How to Keep Button Quail Outdoors
Button quail, also known as Chinese painted quail, are a nice addition to any garden aviary. The males are a beautiful red and grey blue, while the females are mottled brown and blend into their surroundings. Their chirps and whistles only add to the tranquillity of a backyard garden.
There are some things to consider when designing the button quail's outdoor aviary, but once you have the area set up, the button quail will be easy to care for.
- Button quail, also known as Chinese painted quail, are a nice addition to any garden aviary.
- There are some things to consider when designing the button quail's outdoor aviary, but once you have the area set up, the button quail will be easy to care for.
Build an aviary that is large enough to give your button quail adequate roaming space. Six quail would need about 60 square feet of space. A quail aviary should be no smaller than 20 square feet no matter how few birds you have. Make the aviary at least 6 feet tall so that you can easily go inside to clean and care for your birds.
Use soft netting for the roof of the aviary. Button quail fly straight up when they are spooked or nervous. If they have a hard or solid roof, they can injure themselves.
- Use soft netting for the roof of the aviary.
Make the aviary predator-proof. Button quail will attract raccoons, coyotes and neighbourhood cats. Use design features such as underground mesh attached to the base of the aviary, a sturdy build and a lock on the door to prevent predators from getting your birds.
Plant lots of bushes and grass in the aviary before adding the quail. The quail will feel more comfortable with lots of natural places to hide. By planting the plants before adding the quail, you can let the plants get established; smaller plants or seeds will be scratched up or eaten by the quail.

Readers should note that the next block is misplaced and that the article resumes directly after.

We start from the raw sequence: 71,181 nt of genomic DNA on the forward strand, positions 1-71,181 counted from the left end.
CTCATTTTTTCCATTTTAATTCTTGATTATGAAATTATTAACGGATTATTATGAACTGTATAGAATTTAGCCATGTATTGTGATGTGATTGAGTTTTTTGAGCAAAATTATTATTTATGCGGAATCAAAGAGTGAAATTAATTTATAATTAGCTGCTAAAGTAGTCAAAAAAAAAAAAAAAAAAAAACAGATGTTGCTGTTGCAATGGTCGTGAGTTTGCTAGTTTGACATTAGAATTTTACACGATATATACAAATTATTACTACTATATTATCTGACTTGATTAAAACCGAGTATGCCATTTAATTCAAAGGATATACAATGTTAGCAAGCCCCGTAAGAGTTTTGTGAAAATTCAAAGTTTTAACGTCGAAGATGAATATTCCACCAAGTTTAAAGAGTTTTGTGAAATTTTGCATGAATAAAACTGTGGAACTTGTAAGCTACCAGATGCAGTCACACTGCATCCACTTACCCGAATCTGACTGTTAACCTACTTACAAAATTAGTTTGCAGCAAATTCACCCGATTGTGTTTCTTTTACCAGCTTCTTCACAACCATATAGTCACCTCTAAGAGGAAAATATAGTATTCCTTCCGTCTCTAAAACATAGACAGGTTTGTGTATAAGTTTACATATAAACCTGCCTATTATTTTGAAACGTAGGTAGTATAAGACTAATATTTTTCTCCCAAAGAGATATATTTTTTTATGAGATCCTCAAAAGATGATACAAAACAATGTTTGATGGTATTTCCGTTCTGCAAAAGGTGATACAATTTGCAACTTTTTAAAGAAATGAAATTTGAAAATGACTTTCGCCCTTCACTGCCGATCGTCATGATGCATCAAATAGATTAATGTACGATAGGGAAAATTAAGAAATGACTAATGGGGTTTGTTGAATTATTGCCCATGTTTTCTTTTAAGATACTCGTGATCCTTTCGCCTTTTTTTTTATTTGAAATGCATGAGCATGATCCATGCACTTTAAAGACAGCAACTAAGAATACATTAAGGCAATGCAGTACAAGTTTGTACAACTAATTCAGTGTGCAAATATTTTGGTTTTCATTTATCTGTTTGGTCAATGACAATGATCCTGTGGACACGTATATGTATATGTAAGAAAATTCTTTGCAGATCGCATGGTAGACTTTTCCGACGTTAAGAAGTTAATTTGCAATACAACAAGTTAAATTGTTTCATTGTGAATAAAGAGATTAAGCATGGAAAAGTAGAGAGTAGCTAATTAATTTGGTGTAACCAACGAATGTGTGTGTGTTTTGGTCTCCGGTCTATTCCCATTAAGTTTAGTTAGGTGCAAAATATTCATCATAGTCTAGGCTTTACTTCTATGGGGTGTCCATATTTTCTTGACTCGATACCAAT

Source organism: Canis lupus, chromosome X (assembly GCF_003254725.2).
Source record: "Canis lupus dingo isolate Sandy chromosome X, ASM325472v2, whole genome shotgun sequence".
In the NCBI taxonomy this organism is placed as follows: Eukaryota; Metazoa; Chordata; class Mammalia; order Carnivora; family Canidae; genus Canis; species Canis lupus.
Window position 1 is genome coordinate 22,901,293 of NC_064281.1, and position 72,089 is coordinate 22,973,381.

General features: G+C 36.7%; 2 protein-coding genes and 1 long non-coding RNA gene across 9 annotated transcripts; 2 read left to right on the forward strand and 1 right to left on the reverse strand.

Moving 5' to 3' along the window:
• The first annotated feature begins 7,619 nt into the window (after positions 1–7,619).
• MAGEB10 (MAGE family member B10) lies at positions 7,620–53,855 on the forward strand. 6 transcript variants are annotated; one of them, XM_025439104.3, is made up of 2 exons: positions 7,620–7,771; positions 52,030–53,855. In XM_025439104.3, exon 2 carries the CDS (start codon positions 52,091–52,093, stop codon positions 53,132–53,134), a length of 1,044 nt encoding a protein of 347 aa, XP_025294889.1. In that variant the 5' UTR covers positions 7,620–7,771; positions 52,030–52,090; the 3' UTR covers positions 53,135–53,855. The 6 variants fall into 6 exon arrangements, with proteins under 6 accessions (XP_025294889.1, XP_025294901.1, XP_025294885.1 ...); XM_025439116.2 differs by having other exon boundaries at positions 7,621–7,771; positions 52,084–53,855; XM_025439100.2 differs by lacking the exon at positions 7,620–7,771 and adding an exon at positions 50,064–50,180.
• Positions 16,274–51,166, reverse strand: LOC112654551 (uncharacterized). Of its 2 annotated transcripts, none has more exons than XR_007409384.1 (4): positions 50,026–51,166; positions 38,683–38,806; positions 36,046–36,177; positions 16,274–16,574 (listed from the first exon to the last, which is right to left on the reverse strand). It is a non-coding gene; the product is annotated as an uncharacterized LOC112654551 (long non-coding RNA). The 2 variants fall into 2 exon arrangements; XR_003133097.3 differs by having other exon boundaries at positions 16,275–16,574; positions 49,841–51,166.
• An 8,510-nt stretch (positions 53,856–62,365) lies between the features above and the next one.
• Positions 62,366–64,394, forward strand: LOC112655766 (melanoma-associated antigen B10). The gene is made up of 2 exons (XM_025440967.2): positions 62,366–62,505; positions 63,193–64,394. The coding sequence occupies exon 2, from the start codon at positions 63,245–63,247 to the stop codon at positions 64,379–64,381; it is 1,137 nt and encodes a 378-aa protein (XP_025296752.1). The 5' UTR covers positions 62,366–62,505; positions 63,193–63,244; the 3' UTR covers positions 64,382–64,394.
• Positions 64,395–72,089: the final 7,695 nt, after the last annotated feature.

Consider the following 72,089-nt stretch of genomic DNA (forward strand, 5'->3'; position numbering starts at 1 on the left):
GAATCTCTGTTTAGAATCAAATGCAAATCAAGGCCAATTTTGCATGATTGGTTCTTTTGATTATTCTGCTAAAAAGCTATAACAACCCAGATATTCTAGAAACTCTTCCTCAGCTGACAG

Give them a sheltered area. A section of the aviary should be covered for shade and have solid walls to protect them from the rain and wind.
- Give them a sheltered area.
- A section of the aviary should be covered for shade and have solid walls to protect them from the rain and wind.
Include huts or other small shelters for them to go into when it gets cold, although some quail may prefer to sleep under bushes or in the grass.
Make sure the ground will stay dry. When picking a location for the quail aviary, do not place it at a lower elevation, where water will accumulate. Also, use sand as a substrate so it will drain well. You can install a 12-inch layer of sand before adding a layer of dirt so the plants will grow and the soil will drain. If you have standing water in the aviary, it is too wet and your quail could get sick.
Lynn Anders has more than 15 years of professional experience working as a zookeeper, wildlife/environmental/conservation educator and in nonprofit pet rescue. Writing since 2007, her work has appeared on various websites, covering pet-related, environmental, financial and parenting topics. Anders has a Bachelor of Arts in environmental studies and biology from California State University, Sacramento.